TOKYO (Reuters) - SoftBank Group Corp’s mobile phone services were disrupted in some parts of Japan on Thursday, ahead of an initial public offering (IPO) of its domestic telecoms unit later this month that will potentially raise $21 billion.
Some customers at Japan’s third-largest telco have been unable to make calls or use the internet in the hours following the onset of connection problems at 0439 GMT.
The network issues, which stemmed from problems at exchanges for high-speed wireless LTE network, are on the way to resolution, a SoftBank spokeswoman told Reuters.
SoftBank has 40 million mobile users.
Shares of the group fell as much as 6 percent after news of the disruption, pressured by a broader market sell-off following the arrest of the global CFO of Huawei Technologies. The two companies have partnered on 5G trials.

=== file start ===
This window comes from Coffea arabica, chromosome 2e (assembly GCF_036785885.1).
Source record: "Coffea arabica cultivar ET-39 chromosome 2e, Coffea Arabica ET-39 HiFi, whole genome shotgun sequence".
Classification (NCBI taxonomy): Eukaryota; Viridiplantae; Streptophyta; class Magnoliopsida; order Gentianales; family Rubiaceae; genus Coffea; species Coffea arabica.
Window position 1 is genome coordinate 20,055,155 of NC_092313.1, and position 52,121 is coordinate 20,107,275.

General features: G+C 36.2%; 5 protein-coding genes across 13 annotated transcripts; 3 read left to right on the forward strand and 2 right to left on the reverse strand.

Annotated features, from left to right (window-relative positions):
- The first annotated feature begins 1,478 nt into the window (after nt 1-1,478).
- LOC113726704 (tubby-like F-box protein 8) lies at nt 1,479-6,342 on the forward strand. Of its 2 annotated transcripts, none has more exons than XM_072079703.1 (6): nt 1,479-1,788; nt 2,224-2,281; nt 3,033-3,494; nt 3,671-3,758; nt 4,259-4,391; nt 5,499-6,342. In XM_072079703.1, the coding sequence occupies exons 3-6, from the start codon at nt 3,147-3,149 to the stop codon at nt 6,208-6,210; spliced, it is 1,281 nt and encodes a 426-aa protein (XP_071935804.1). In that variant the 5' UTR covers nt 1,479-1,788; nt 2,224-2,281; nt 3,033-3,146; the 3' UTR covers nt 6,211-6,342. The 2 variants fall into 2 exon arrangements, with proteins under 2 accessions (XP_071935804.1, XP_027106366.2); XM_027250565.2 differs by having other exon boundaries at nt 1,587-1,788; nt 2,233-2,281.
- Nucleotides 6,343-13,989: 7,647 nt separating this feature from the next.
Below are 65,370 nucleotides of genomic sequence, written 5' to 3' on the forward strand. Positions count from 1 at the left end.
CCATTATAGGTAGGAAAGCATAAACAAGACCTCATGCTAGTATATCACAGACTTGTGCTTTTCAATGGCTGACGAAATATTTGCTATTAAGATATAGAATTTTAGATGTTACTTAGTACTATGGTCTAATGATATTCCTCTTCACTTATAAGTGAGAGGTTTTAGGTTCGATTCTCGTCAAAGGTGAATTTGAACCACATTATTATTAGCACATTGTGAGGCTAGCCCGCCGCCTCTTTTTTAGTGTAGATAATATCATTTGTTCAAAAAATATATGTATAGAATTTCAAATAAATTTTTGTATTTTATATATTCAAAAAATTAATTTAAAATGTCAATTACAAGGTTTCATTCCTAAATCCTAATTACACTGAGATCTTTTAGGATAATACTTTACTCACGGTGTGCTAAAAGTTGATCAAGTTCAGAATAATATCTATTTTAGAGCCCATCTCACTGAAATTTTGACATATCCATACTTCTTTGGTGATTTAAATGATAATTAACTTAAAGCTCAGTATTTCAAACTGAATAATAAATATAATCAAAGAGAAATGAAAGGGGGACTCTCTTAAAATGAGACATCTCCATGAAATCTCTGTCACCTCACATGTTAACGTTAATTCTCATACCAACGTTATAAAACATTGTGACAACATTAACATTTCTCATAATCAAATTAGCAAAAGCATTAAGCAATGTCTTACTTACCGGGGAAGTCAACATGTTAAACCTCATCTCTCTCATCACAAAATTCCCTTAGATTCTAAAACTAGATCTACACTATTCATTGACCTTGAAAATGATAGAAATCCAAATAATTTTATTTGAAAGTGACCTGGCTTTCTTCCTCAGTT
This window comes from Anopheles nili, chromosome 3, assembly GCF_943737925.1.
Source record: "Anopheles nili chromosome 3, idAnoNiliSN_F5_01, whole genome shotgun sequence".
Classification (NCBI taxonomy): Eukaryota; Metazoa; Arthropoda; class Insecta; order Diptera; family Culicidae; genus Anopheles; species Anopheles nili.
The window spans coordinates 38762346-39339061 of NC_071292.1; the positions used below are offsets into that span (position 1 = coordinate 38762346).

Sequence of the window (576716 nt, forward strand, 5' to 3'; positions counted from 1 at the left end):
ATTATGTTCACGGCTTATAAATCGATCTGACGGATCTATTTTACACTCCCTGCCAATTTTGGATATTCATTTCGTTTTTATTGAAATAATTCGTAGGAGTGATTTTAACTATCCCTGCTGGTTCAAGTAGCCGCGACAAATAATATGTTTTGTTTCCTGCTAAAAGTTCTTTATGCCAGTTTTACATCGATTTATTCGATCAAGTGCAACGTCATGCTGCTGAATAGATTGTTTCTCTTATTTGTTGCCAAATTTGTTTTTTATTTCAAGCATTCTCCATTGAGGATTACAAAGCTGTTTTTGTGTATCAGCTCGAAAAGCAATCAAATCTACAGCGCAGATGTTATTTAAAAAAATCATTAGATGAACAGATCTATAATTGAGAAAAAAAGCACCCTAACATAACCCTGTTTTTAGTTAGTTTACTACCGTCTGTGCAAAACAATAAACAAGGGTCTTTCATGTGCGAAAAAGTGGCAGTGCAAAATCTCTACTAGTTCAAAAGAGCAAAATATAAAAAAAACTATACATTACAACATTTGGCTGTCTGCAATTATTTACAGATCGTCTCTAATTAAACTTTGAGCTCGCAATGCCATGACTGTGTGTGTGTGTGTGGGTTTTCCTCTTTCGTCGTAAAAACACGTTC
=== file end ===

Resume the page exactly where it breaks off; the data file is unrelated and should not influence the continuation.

Shares of SoftBank Group’s telco unit, SoftBank Corp, are set to debut on the Tokyo Stock Exchange on Dec. 19. The group will set a final offering price on Dec. 10.
Strong retail demand saw SoftBank last week forgo a price range for the bumper IPO, setting a single indicative rate of 1,500 yen ($13.30).
Shares of the group closed down 5 percent, as the broader market skidded to a two-week low after Canada arrested Huawei’s Meng Wanzhou at the request of the United States, threatening a new spike in Sino-U.S. tensions.
Reporting by Sam Nussey, Chang-Ran Kim and Elaine Lies; Editing by Himani Sarkar
Our Standards: The Thomson Reuters Trust Principles.